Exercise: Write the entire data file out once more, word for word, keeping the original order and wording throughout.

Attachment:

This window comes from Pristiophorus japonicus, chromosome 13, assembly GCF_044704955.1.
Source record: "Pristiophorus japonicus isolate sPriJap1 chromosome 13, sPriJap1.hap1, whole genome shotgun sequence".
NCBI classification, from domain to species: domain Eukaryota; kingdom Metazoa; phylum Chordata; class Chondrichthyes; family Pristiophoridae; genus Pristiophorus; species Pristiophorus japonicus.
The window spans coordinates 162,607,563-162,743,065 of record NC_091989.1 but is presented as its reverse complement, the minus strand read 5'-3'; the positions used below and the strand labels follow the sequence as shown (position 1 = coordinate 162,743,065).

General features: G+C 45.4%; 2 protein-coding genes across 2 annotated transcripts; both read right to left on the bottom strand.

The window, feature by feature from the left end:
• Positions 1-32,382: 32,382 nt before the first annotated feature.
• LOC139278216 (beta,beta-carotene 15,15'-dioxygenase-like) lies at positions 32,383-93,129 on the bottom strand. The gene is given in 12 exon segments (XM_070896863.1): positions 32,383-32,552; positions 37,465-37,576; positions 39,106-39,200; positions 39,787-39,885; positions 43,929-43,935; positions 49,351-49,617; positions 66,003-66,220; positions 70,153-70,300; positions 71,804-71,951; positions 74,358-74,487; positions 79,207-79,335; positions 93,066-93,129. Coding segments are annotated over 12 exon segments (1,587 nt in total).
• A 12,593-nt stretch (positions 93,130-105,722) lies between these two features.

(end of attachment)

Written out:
This window comes from Pristiophorus japonicus, chromosome 13, assembly GCF_044704955.1.
Source record: "Pristiophorus japonicus isolate sPriJap1 chromosome 13, sPriJap1.hap1, whole genome shotgun sequence".
NCBI classification, from domain to species: domain Eukaryota; kingdom Metazoa; phylum Chordata; class Chondrichthyes; family Pristiophoridae; genus Pristiophorus; species Pristiophorus japonicus.
The window spans coordinates 162,607,563-162,743,065 of record NC_091989.1 but is presented as its reverse complement, the minus strand read 5'-3'; the positions used below and the strand labels follow the sequence as shown (position 1 = coordinate 162,743,065).

General features: G+C 45.4%; 2 protein-coding genes across 2 annotated transcripts; both read right to left on the bottom strand.

The window, feature by feature from the left end:
• Positions 1-32,382: 32,382 nt before the first annotated feature.
• LOC139278216 (beta,beta-carotene 15,15'-dioxygenase-like) lies at positions 32,383-93,129 on the bottom strand. The gene is given in 12 exon segments (XM_070896863.1): positions 32,383-32,552; positions 37,465-37,576; positions 39,106-39,200; positions 39,787-39,885; positions 43,929-43,935; positions 49,351-49,617; positions 66,003-66,220; positions 70,153-70,300; positions 71,804-71,951; positions 74,358-74,487; positions 79,207-79,335; positions 93,066-93,129. Coding segments are annotated over 12 exon segments (1,587 nt in total).
• A 12,593-nt stretch (positions 93,130-105,722) lies between these two features.